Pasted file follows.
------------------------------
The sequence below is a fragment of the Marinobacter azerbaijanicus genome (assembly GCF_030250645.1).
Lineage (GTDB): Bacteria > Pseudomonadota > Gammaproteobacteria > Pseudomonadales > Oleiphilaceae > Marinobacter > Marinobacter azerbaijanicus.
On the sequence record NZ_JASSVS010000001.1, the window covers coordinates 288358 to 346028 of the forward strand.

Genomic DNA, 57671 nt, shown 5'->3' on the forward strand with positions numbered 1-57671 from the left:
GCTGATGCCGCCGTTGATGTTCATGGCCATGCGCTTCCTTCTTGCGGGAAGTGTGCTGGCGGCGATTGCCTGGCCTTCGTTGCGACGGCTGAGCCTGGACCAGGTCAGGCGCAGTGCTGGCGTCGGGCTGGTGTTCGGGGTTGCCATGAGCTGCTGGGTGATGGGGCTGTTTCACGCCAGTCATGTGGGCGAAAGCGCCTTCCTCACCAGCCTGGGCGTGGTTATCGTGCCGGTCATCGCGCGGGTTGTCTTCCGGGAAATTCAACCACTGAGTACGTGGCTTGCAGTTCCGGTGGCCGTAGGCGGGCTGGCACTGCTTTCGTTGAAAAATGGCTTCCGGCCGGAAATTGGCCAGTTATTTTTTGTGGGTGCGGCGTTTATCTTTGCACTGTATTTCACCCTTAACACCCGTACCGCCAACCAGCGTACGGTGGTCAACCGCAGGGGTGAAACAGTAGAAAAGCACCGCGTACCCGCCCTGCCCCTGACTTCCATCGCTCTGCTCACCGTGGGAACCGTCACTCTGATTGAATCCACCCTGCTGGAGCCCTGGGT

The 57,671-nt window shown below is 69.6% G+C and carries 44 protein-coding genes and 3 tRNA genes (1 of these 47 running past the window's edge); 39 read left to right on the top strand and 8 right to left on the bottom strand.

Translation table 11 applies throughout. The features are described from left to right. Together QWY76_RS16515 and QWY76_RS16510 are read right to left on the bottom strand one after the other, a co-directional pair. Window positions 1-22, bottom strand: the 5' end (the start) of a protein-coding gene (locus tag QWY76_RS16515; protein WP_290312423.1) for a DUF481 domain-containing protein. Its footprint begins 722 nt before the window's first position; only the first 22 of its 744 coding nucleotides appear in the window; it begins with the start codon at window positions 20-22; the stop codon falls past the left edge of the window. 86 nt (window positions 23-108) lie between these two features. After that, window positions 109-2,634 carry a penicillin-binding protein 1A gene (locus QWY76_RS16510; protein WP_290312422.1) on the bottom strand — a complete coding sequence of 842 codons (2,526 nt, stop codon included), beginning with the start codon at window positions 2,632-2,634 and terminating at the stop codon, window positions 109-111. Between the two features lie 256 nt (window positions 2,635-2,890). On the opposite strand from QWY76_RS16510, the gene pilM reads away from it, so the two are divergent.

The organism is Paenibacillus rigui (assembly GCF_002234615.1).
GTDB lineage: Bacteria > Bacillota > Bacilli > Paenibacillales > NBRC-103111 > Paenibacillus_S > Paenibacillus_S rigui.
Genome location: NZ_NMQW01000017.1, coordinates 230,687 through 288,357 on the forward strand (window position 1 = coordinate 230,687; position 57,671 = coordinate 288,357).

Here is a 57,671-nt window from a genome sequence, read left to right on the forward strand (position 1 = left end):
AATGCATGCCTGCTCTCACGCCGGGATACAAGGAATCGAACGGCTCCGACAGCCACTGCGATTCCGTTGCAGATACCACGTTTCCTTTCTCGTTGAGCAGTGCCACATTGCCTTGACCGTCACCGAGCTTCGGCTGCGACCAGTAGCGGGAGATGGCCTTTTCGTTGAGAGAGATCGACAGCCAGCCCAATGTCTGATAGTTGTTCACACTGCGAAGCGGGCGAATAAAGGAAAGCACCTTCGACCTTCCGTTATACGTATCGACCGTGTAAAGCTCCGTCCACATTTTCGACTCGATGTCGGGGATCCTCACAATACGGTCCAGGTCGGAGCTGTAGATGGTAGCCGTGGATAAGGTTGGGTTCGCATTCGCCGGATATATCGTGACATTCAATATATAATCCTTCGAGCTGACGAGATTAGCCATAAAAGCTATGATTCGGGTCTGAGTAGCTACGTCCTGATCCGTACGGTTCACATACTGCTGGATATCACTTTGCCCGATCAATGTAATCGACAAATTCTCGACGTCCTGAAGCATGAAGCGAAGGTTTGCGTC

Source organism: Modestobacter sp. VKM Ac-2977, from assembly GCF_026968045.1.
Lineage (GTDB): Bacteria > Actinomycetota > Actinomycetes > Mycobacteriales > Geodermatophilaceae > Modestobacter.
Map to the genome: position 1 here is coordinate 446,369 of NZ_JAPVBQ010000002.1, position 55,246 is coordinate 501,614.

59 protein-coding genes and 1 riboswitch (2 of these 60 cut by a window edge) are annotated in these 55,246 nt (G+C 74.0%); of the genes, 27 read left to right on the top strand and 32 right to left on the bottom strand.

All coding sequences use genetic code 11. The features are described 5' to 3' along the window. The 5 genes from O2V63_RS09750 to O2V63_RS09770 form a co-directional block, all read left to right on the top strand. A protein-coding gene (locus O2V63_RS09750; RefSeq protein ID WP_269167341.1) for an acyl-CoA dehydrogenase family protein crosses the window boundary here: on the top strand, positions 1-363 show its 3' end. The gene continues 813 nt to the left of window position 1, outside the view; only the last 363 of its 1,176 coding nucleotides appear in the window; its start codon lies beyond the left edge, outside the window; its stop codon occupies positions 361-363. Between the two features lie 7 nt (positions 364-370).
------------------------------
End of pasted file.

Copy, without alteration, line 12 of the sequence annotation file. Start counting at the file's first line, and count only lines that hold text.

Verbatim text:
AATGCATGCCTGCTCTCACGCCGGGATACAAGGAATCGAACGGCTCCGACAGCCACTGCGATTCCGTTGCAGATACCACGTTTCCTTTCTCGTTGAGCAGTGCCACATTGCCTTGACCGTCACCGAGCTTCGGCTGCGACCAGTAGCGGGAGATGGCCTTTTCGTTGAGAGAGATCGACAGCCAGCCCAATGTCTGATAGTTGTTCACACTGCGAAGCGGGCGAATAAAGGAAAGCACCTTCGACCTTCCGTTATACGTATCGACCGTGTAAAGCTCCGTCCACATTTTCGACTCGATGTCGGGGATCCTCACAATACGGTCCAGGTCGGAGCTGTAGATGGTAGCCGTGGATAAGGTTGGGTTCGCATTCGCCGGATATATCGTGACATTCAATATATAATCCTTCGAGCTGACGAGATTAGCCATAAAAGCTATGATTCGGGTCTGAGTAGCTACGTCCTGATCCGTACGGTTCACATACTGCTGGATATCACTTTGCCCGATCAATGTAATCGACAAATTCTCGACGTCCTGAAGCATGAAGCGAAGGTTTGCGTC